Trixie Mattel is ready to prove that a working woman can have it all.
Since winning the third season of RuPaul's Drag Race All Stars last year, the fan-favorite queen's star has only continued to rise. From her new comedy special, Trixie Mattel: Skinny Legend, to a highly anticipated documentary and in-demand cosmetics line, Trixie seems to work non-stop. Now, she's gearing up to launch a new tour, Grown Up, which will feature songs from her upcoming third studio album, as well as observations from a new perspective on maturity.
"I turned 30 just a few months ago, and it hit me all at once that I am now officially a grown-up," Trixie told ET's Brice Sander on Tuesday, as the two sat down to discuss her seemingly endless list of projects, including the aptly named tour. "The new show is sort of the marriage between adulthood and childhood, 'cause if drag has taught me anything, adults just want to feel like kids. That's why adults go to drag shows... I guess I like a show where we can make the audience feel like kids, but also address their adulthood fears."
While she's been candid with fans about some of the more personal details of her pre-drag life -- her stage name was inspired, in part, by an abusive stepfather who would call her a "Trixie" for behaving effeminately -- and opens a window to her creative process and impressive hustle almost daily on Instagram, the drag superstar is "very private" about at least one detail of her life: her three-year relationship with producer David Silver.
"I like having that boundary," she explains. "I am so deeply, over-the-top committed to my work that it has helped my reality check that I can't work all the time. If it was up to me, I would be in drag all day every day, working all day every day. Having a relationship and having the responsibility to someone else to be present and take the wig off and put it in a closet for a few hours is really good to me."
Trixie recently shared her first photo of the couple together -- out of drag -- on her Instagram page, to celebrate their anniversary. "I'm not, like, ashamed of it or anything," she laughs of the relationship, which sparked after the pair met on Tinder. It's just nice, she explains, to have something that's compartmentalized separately from her career, and not shared with the world.
"I am also private for the reasons, like, if we ever broke up would I really want people to know or message me like, 'I'm sorry you are going through a hard time'?" she adds. "But after three years, we can post about it. I have a thing for beautiful, hairy, Jewish men."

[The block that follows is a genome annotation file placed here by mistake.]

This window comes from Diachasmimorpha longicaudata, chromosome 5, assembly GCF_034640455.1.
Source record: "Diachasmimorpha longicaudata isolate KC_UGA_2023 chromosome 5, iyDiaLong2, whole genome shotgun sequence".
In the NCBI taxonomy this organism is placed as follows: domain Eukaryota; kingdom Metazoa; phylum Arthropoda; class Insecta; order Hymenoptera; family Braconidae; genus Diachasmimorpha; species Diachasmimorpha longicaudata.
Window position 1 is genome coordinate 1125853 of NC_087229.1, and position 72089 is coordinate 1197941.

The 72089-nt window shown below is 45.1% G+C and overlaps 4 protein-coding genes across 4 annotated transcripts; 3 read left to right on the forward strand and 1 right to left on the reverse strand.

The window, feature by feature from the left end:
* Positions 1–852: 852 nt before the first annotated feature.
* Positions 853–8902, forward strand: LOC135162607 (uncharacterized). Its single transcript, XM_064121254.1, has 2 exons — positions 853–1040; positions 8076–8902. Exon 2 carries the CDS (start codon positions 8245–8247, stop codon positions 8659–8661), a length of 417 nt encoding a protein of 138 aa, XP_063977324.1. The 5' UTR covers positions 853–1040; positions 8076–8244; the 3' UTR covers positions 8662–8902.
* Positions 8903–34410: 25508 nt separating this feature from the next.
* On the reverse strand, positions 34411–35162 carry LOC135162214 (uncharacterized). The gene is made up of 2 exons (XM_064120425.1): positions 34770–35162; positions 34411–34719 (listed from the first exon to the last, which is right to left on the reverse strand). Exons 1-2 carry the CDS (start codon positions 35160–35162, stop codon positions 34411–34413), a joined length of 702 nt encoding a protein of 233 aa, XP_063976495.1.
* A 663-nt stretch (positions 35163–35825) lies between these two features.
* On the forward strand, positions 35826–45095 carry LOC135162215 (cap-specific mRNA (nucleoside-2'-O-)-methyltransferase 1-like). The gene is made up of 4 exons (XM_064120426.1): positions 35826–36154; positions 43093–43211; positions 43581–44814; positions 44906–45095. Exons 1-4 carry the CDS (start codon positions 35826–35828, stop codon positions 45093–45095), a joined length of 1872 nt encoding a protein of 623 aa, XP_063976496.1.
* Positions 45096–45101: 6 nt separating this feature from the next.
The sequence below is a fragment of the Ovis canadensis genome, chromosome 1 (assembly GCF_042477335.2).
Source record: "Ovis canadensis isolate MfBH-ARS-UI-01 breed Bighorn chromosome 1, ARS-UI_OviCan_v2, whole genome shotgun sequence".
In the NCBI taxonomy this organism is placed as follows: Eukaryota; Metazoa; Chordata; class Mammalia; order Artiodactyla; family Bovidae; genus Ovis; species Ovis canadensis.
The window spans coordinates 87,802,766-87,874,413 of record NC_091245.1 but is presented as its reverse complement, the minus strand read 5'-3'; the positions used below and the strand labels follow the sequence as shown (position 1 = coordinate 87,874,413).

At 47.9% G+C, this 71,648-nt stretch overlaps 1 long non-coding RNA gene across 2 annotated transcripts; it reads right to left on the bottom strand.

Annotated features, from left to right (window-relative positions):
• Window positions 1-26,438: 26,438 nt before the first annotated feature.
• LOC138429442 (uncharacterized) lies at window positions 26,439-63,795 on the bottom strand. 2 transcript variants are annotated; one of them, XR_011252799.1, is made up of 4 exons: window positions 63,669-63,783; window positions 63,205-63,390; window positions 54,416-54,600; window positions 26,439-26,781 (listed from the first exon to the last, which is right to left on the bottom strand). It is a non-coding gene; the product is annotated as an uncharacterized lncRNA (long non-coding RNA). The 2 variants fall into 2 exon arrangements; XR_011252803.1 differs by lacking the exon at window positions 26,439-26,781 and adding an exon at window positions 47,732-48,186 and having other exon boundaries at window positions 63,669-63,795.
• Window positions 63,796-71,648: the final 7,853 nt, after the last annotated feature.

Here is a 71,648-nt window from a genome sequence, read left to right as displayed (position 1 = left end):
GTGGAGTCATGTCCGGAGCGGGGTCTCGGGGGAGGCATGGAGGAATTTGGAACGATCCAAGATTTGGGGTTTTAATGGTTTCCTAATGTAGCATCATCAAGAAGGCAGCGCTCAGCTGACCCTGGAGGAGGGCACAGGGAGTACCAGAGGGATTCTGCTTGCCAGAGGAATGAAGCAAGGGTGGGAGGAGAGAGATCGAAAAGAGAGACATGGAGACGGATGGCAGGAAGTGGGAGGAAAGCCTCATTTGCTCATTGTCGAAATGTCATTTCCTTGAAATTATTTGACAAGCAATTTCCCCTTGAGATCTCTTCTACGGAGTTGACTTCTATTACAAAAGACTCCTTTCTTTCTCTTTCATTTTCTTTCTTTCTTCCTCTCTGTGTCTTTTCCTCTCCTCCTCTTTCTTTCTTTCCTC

Getting "pretty serious" about the relationship, the longest of her life, Trixie explains, made it prime fodder for her new tour show -- tales of domesticity, blissful or otherwise, replacing the stories of singledom and hookup horrors of her earlier performances. "At Ages 3 and Up, at my show, some of the comedy was about being broken up with, and in Moving Parts, a lot of the comedy was about being single again. In Grown Up, this stuff is drawn from a three-year relationship, it's a different world."
"It's one thing to fall in love with someone, it's another thing three [years] in, to try to keep it fresh. You fall more in love as you find new things to hate about each other. It's a thick, rich broth," she notes. "Three years, for me, has flown by but there is definitely a lot of hiccups -- as you'll hear in Grown Up -- there is a lot of things you learn about yourself, three years in a relationship, you start to go like, 'Oh, it's me. The problem is me, and it's always going to be. Like, I'm a monster.'"
For his part, Trixie says her boyfriend "hates when I put him in my show." "He's like, 'Did you really have to tell dick jokes about my dick in front of my mom?' and I'm like, 'Does she think we are gay so we can share clothes?'"
The tendency toward candor comes under something of a harsh spotlight in Trixie Mattel: Moving Parts, the Nick Zeig-Owens-directed documentary which premiered at Tribeca in April and is due for a release later this year following more festival appearances. Moving Parts tracks Trixie on tour, through the airing of All Stars 3 and during the tumultuous filming of her Viceland TV show with fellow Drag Race queen, friend and collaborator, Katya.
"It was bracing," Trixie says of the doc. "It's not my favorite movie to watch. I watched it with an audience once, wine drunk, and that was enough for me. Because, you know, I'm a drag queen. I want to put hairspray and concealer on everything. I want everything to show me in the best possible way. And in that documentary, it was someone else's point of view."
"The director, Nick, he sort of-- He didn't know about drag, so he saw it from fresh eyes. And he definitely highlighted things in my life that are not my favorite things, like a rough patch with Katya or the history of my family... I don't like people seeing me getting ready in drag and being insecure about going onstage. I like people to think that it's always fine."
Describing the film's unvarnished look at her life as revealing "the Elmer Fudd that lives inside the Jessica Rabbit," Trixie quotes the mother of modern popular drag in explaining why fresh-faced and anxious isn't her favorite look.
"RuPaul says that people love drag because we represent the superego. We represent the most beautiful, the tallest, thinnest, confident, talented version of ourselves. And that's why people love pop stars and stuff, because that's what we see in them."
While she made the decision not to spotlight her romantic life in Moving Parts, on which Silver served as a producer, Trixie's relationship with Katya is certainly a central point of tension in the doc. The pair's popular World of Wonder webseries, UNHhhh, springboarded them to Viceland to do The Trixie & Katya Show, but midway through filming on the first season, Katya was gone, announcing a hiatus from drag due to struggles with mental health and substance abuse.